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Procedures for Disposable Gloves

Updated February 21, 2017

Disposable gloves are used to protect against the spreading of germs and bacteria from one person to another. Care needs to be taken when putting them on and taking them off to keep them as sterile as possible. They should be worn when you come in contact with patients and patient discards such as bandages.

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Before Wearing the Gloves

Before wearing latex gloves for working with a patient, make sure the patient isn't allergic to latex. If he is, use vinyl gloves. A latex allergy can cause an anaphylaxis reaction, which can be life threatening.

Wash your hands before putting on disposable gloves. Washing your hands before touching the gloves will help to keep any contaminants off the gloves. The gloves are used to protect both you and the patient. Guard against contaminating the disposable gloves by leaving them in the dispenser until you are ready to use them. Taking gloves out of the dispenser and laying them on a counter, or putting them in the pocket of your uniform, will only expose the gloves to outside contaminates. They need to remain as sterile as possible.

While Wearing The Gloves

Put disposable gloves on when coming in contact with a patient and any of his body fluids. This includes perspiration, so when touching a patient, gloves should be worn at all times. Gloves should be changed between procedures with the same patient and, of course, when you work with a new patient. Wear gloves when you are cleaning up bandages, soiled sheets and other items that might have come in contact with body fluids.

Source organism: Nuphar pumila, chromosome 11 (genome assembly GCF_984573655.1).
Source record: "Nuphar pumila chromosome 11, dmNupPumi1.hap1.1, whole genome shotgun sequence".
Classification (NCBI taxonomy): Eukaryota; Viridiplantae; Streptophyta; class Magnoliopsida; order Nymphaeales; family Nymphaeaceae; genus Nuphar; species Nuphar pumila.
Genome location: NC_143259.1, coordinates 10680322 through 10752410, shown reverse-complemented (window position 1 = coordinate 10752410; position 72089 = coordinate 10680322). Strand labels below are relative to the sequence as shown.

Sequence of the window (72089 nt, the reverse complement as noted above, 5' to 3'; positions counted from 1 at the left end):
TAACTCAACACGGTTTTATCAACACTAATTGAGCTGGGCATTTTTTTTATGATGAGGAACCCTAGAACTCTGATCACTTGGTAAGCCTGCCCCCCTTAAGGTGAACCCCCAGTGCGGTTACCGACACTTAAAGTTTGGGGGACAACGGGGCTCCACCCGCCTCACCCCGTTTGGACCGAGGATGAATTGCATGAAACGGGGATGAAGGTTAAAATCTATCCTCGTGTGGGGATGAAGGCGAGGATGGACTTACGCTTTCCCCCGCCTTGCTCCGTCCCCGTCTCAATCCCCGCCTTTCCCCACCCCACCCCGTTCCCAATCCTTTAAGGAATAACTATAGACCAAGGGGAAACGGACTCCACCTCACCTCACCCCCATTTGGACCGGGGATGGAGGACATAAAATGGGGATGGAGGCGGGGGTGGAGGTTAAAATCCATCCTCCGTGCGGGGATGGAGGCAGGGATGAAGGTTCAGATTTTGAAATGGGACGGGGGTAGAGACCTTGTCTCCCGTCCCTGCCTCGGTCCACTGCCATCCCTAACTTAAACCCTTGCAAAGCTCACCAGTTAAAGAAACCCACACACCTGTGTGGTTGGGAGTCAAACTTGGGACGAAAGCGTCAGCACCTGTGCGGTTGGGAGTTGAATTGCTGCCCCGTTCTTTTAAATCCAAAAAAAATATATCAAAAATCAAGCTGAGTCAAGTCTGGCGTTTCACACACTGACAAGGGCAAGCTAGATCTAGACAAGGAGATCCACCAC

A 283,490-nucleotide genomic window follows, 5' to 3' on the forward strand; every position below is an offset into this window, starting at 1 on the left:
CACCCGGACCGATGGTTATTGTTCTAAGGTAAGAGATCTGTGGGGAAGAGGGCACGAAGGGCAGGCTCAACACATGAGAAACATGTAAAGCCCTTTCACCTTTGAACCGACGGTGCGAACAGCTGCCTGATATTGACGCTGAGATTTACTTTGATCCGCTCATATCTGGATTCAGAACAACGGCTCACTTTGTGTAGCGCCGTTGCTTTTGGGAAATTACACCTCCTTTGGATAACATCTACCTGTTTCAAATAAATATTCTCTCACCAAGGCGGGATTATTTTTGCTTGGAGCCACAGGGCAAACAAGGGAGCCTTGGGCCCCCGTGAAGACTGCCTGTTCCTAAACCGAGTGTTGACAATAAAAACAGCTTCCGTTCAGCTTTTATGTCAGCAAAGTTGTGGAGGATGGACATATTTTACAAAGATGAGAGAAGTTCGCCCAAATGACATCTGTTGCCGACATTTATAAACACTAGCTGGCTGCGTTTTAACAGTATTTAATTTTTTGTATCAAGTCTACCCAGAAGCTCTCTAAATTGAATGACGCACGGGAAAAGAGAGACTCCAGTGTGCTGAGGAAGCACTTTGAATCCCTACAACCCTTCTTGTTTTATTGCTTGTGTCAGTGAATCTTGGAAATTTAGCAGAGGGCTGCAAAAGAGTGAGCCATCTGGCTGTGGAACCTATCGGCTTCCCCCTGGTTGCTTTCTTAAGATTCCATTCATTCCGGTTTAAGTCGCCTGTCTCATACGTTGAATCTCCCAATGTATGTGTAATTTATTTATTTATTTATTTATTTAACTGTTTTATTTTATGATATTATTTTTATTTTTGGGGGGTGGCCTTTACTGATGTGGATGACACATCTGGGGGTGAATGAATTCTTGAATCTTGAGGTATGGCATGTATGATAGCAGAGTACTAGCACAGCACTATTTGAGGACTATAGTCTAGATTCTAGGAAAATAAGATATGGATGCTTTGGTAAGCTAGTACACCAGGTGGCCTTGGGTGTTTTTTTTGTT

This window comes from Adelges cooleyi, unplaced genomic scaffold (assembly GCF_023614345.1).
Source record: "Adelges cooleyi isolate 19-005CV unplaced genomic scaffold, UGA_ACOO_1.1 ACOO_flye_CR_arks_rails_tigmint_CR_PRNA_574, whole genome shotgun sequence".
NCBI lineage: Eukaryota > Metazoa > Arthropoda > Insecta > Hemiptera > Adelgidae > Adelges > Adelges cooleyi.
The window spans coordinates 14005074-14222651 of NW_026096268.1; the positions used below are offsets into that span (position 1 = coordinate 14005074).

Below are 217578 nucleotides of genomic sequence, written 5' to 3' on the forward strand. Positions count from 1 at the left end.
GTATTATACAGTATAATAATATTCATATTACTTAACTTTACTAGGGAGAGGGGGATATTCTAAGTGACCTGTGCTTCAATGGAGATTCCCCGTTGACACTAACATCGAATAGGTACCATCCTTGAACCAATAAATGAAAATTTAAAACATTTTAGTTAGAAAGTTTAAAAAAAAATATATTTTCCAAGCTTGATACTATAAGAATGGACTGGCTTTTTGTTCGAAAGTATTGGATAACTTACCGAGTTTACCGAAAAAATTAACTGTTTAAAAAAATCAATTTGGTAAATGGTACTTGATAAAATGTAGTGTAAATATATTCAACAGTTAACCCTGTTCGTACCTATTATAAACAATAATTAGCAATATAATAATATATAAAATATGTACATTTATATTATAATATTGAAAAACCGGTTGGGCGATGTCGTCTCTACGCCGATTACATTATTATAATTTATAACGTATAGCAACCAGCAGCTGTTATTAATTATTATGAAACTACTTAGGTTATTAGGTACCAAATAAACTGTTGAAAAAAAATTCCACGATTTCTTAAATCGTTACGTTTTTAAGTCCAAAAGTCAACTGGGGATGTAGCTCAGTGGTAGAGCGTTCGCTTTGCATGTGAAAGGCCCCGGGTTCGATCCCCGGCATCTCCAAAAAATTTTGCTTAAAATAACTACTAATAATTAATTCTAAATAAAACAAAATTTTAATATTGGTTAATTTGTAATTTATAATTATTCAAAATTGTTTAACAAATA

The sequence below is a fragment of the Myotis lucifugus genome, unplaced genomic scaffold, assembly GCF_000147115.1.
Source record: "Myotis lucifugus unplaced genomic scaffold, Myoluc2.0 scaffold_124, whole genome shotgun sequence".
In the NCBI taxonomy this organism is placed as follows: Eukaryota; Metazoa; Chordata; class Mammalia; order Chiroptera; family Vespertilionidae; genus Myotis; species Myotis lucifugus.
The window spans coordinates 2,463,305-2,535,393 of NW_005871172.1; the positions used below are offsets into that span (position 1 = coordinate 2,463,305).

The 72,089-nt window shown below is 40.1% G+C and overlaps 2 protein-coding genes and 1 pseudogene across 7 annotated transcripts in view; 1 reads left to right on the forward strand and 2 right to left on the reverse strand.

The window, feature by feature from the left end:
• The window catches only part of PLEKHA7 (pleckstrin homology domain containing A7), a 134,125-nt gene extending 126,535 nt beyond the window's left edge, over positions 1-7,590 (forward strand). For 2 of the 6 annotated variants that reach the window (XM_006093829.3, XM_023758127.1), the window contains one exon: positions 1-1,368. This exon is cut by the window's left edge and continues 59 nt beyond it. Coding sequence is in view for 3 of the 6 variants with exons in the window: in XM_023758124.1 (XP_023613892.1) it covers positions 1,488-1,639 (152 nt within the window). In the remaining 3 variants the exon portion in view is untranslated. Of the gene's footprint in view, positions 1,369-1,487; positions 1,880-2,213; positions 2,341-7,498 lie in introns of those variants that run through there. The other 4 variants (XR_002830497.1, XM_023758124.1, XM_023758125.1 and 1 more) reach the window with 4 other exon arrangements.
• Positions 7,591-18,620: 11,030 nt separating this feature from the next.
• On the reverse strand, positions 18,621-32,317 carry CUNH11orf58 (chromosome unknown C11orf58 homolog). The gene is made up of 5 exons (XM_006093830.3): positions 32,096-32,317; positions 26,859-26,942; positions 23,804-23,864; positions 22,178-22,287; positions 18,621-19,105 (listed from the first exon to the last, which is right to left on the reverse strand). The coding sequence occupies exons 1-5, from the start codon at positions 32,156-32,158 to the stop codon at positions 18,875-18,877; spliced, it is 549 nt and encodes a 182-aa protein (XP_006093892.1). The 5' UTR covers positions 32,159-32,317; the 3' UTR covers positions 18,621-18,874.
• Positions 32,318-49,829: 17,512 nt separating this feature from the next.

Keep your nails short; sharp fingernails can puncture a disposable glove. The gloves do not protect against punctures from sharp items, so extra care must be taken when handling needles and other sharp instruments against an accidental puncture.

Disposal of the Gloves

Dispose of gloves in the correct container for medical waste if they have any body fluid contamination. If not, they can be disposed of by wrapping them in a leakproof plastic bag. Remove the gloves by pulling them down from the wrist, taking them off inside out. Do not touch the outside of the glove with your bare hand. Wash hands after taking off each pair of gloves.

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About the Author

Roz Zurko

Roz Zurko is a full time freelance writer who lives in Westfield, Massachusetts. She has been writing for 22 years and is published on several internet literary sites and in The Westfield Evening News. She holds a Bachelor of Arts in Psychology from The University of New Haven and Westfield State College.

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